Home » The Credential Invalidator protects against account takeover by stolen session cookies

The Credential Invalidator protects against account takeover by stolen session cookies

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The Credential Invalidator protects against account takeover by stolen session cookies

In a previous blog post, Atlassian introduced a new service for monitoring stolen credentials (username and password combinations) that have fallen into the hands of malicious actors through data breaches by other providers: the Credential Invalidator. Since then, the manufacturer says it has been able to make over 200,000 such combinations unusable for the hackers.

In recent months, a new trend has emerged in the criminal underground of the Internet: theft of sessions on victims’ devices in order to gain unauthorized access to all kinds of accounts, including Atlassian accounts. These session cookies are then traded and shared in criminal circles.

To mitigate this risk, Atlassian now also monitors stolen session cookies and invalidates them, rendering them useless to the hacker.

What are session cookies?

A “session” is used by a website to track the user as he moves between pages and interacts with the website. When logging in, a session cookie is created on the website server, which is deleted when the user logs out.

Thanks to these session cookies, the website “knows” the user, and the user experience runs much better and with less friction. For example, without such a cookie, users would have to re-authenticate themselves each time they call up a different page.

And since session cookies are used all over the web and stored on users’ end devices for good reasons, they have become the target of malicious actors. Session cookies are created with every login, and hackers try to steal this information from victims’ devices to use on their own devices and access protected data with false identities.

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Protection against account takeovers in the Atlassian cloud

Atlassian collects information about stolen sessions and takes action by deleting all sessions of the affected users. As a result, the stolen information is immediately worthless and useless for the hacker. The users, in turn, only have to log in again.

As of January 2023, Atlassian has taken action on over 25,000 session cookies found in third-party data breaches. The process of collecting and handling such information is automated.

What customers can do when managing sessions

Atlassian offers admins various controls to manage sessions. Several new features help fight session cookie theft. Users on the customer side can change their passwords as usual via “Manage Profile”. However, this action now logs the user out of the active session used to change the password. Cloud customers can set a new password in the Security section of account settings configure.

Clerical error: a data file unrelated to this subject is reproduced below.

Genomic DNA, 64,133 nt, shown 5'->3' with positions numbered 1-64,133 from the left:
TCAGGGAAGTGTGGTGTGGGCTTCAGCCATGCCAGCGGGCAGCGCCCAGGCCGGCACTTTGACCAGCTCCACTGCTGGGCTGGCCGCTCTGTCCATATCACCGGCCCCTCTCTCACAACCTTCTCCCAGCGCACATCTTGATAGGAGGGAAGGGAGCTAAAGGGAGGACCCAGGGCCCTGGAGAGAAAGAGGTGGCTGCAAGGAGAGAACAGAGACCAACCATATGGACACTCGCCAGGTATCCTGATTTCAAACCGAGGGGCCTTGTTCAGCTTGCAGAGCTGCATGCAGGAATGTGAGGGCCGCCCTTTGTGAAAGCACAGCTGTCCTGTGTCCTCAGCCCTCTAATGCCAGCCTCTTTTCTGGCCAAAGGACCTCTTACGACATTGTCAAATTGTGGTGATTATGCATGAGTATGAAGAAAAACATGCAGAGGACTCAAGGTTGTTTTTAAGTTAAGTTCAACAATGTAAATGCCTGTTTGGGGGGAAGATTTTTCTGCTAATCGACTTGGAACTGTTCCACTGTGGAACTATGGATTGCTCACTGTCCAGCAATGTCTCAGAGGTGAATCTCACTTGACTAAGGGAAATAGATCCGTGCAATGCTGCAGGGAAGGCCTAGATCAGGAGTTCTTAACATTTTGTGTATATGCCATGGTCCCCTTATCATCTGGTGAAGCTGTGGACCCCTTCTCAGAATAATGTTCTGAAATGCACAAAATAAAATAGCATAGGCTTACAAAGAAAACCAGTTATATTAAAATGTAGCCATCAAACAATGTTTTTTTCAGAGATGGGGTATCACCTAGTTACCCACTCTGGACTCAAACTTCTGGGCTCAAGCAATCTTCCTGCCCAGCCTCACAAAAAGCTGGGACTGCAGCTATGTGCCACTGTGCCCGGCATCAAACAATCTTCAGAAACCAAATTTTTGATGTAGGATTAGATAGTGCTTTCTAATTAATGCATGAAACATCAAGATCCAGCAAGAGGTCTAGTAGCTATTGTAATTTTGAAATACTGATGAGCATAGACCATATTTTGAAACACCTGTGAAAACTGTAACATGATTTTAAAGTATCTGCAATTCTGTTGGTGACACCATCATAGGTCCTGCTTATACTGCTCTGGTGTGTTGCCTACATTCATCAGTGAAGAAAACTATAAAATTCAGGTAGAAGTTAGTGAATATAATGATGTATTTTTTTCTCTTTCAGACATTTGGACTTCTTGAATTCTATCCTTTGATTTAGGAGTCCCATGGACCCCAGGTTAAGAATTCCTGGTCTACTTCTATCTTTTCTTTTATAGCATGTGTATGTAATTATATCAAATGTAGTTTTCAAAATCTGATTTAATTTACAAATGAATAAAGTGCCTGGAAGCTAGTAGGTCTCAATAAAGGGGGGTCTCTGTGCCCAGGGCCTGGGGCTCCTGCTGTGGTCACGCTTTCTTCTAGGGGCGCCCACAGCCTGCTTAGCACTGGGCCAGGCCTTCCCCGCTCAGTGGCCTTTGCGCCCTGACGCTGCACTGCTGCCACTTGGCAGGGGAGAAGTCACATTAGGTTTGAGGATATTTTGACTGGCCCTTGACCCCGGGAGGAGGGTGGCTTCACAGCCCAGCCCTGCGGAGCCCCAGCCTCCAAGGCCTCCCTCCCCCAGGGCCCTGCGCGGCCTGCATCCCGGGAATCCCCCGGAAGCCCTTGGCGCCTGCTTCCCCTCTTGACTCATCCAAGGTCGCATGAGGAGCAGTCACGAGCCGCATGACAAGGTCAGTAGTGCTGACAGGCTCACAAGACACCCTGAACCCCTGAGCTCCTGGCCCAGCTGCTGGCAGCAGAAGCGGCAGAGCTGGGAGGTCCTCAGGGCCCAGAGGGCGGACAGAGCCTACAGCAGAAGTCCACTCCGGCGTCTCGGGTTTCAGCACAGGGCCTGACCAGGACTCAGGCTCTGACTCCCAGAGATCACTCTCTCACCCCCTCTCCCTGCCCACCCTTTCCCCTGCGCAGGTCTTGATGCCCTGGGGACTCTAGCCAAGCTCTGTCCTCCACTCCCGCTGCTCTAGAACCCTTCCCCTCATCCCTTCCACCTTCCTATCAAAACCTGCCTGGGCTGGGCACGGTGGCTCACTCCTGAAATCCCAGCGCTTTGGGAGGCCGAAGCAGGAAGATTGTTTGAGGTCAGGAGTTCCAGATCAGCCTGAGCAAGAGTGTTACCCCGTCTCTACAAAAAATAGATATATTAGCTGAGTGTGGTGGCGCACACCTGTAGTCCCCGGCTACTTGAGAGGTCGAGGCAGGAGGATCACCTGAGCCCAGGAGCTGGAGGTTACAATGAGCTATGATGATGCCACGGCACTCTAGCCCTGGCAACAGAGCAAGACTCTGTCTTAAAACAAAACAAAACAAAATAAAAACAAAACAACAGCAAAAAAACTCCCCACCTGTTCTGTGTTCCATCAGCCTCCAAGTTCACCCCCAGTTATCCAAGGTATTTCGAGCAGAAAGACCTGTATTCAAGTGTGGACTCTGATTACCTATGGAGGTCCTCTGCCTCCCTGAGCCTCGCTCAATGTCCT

If a customer forgets their password, they can use the “Can’t log in?” link. on the login screen to reset their password. This automatically disables all active sessions.

Atlassian Cloud Password Reset

Customers can view their active sessions across the devices they are using at any time by Click on “Recent Devices” in the Security section of the account settings.

Organization admins have the option to Configure inactivity session timeout in admin settings. From the admin console it is also possible to reset all sessions for the configured authentication policy. This will log out all members of the policy within ten minutes.

Atlassian-ID-Accounts absichern

From a security perspective, it definitely makes sense to enable multi-factor authentication (MFA) for Atlassian cloud users. This is a login process that involves more steps than just entering your password.

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For example, users must also enter a code that is generated by a mobile app on the smartphone. The relevant section of the Atlassian documentation explains step by step, How to set up MFA. It definitely offers extra protection.

The ability to manage sessions appropriately and effectively is a useful tool in terms of the organization’s broader security strategies. Atlassian takes security issues very seriously and works hard to keep up with threat developments. By implementing the monitoring of session cookies in the cyber underworld, the manufacturer is taking up another risk trend and ensuring that new threats are minimized as much as possible.

The future for Atlassian customers is in the cloud

Atlassian will end support for its server products in February 2024. So use the remaining time and find out about moving to the cloud. Or even better: just try them out: with ours Cloud Migration Trial you can test Atlassian Cloud yourself and gain initial experience without affecting your existing production system.

Have you made your decision to go to the cloud and want to find out if your business is ready to make the switch? Then we recommend that you read through our short Cloud-Quiz to click: In only eleven questions it turns out whether and how “ready for migration” your organization is! It is also worth finding out more about “data protection in the cloud” before migrating. Together with the data protection expert Thomas Rosin we have some information for you here as well as one practical flight plan compiled with all steps.

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Further information

Seven security practices for modern cloud software that are non-negotiable
Atlassian Cloud and identity and access management
Security at scale with Mobile Application Management for Atlassian Cloud
Atlassian Cloud and Securing the Cloud Architecture

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